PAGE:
Kyoto Flexibility Mechanisms in an enlarged EU: will they make a difference?
Aleksandra Novikova and Diana Ürge-Vorsatz, Central European University
Kyoto flexibility mechanisms, joint implementation, international emissions trading, energy efficiency, renewable energy, new Member States
Many indicators and market evidence suggest that there are still sizable potentials for cost-effective investments into energy efficiency in the eight post-communist new EU member states. However, as long as the governments of these countries still struggle with economic revival and huge budget deficits, it is unlikely that a generous amount of state funds will be directed towards tapping these potentials. Market-based instruments, therefore, offer an attractive alternative to deliver energy efficiency as opposed to hard-to-obtain subsidies.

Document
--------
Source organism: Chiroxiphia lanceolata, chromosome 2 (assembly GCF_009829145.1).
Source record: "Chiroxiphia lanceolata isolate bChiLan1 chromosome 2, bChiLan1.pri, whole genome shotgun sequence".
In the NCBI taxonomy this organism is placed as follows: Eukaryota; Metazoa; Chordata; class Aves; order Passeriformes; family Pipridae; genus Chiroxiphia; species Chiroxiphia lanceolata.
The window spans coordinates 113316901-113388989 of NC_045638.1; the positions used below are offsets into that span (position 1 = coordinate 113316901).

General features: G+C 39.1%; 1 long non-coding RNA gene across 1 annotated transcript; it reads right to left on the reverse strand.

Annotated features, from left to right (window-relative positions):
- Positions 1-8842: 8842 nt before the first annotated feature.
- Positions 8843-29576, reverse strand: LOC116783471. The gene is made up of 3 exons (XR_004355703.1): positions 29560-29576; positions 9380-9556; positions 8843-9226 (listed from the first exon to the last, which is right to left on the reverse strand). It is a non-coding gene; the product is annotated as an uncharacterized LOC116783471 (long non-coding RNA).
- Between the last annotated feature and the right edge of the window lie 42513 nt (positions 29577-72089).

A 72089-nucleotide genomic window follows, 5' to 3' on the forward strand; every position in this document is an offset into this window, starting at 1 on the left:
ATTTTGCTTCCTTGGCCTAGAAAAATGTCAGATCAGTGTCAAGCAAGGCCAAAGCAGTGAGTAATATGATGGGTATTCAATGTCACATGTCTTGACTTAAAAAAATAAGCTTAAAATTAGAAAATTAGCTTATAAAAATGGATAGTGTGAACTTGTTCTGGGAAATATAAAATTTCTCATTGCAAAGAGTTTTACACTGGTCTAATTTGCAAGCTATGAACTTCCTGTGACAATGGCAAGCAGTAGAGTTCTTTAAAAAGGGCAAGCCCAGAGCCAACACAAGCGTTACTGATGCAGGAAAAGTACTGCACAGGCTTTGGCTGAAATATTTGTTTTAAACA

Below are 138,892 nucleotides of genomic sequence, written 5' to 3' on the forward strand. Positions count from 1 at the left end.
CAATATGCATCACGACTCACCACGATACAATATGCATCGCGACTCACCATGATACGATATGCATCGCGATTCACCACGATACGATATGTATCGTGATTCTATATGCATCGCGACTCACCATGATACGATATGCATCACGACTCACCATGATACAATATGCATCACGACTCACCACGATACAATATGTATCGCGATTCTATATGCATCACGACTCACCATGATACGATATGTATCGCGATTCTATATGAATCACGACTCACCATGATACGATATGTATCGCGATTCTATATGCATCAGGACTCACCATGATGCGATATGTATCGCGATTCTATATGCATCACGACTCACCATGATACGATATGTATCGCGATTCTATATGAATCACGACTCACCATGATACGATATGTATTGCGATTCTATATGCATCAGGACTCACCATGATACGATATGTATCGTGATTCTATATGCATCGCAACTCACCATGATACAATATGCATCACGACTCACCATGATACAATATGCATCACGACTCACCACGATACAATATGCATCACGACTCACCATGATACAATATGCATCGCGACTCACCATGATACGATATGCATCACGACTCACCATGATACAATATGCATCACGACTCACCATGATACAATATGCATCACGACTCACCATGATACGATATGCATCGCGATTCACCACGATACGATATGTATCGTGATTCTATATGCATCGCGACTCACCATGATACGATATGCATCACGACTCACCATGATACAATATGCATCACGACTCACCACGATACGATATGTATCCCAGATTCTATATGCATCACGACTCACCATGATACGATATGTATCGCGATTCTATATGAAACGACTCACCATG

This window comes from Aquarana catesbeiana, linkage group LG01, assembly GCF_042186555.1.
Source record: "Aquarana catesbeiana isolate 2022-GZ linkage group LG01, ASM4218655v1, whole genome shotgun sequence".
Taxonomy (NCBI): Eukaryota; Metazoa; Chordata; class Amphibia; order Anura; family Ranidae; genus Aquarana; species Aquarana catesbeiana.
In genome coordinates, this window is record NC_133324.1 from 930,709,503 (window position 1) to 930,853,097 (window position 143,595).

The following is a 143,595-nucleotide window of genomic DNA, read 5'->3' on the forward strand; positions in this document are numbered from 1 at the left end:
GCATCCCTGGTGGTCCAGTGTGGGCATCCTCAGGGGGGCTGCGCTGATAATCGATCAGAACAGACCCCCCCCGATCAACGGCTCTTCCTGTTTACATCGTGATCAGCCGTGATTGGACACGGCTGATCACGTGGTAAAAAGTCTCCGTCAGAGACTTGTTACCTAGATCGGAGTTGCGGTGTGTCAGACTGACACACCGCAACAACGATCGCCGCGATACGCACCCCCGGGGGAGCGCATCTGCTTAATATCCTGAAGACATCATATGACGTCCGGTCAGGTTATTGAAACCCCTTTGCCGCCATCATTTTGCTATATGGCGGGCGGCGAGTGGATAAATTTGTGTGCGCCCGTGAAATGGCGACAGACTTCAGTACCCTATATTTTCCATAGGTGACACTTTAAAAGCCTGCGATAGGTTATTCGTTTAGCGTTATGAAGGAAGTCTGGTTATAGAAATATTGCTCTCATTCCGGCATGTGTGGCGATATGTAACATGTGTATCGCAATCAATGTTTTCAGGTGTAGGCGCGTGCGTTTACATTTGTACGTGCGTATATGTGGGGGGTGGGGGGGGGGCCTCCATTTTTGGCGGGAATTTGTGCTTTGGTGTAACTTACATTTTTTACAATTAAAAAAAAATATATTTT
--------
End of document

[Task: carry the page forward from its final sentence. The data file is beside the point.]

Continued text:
A study commissioned by the European Parliament and executed by Central European University has examined, among others, the role and potential role of new economic instruments in promoting sustainable energy pathways in the new member states. The present paper explores the effect flexible mechanisms under the Kyoto Protocol may have on energy efficiency, fuel switch and the development of renewable energy sources in this region. These eight countries are chief candidates for hosting Joint Implementation projects and for participating in International Emission Trading schemes, which may assist the implementation and financing of energy efficiency, renewable energy, and fuel switching projects. The article reviews the potentials and barriers to Joint Implementation, and the conditions under which International Emission Trading can influence the energy use of the selling country. The research has also examined the different strategies the host countries chose to adopt towards the application of these instruments, and the impact of the strategies on short- and medium term energy sustainability. The paper concludes that the flexibility mechanisms may play a positive but rather limited role in the sustainable energy development of the region, and that due to the barriers to JI the emphasis may shift towards emission trading. If emission trading transactions are carried out through innovative mechanisms tied to sustainable development goals, it may play an important role in mobilising the energy efficiency potentials of these countries.
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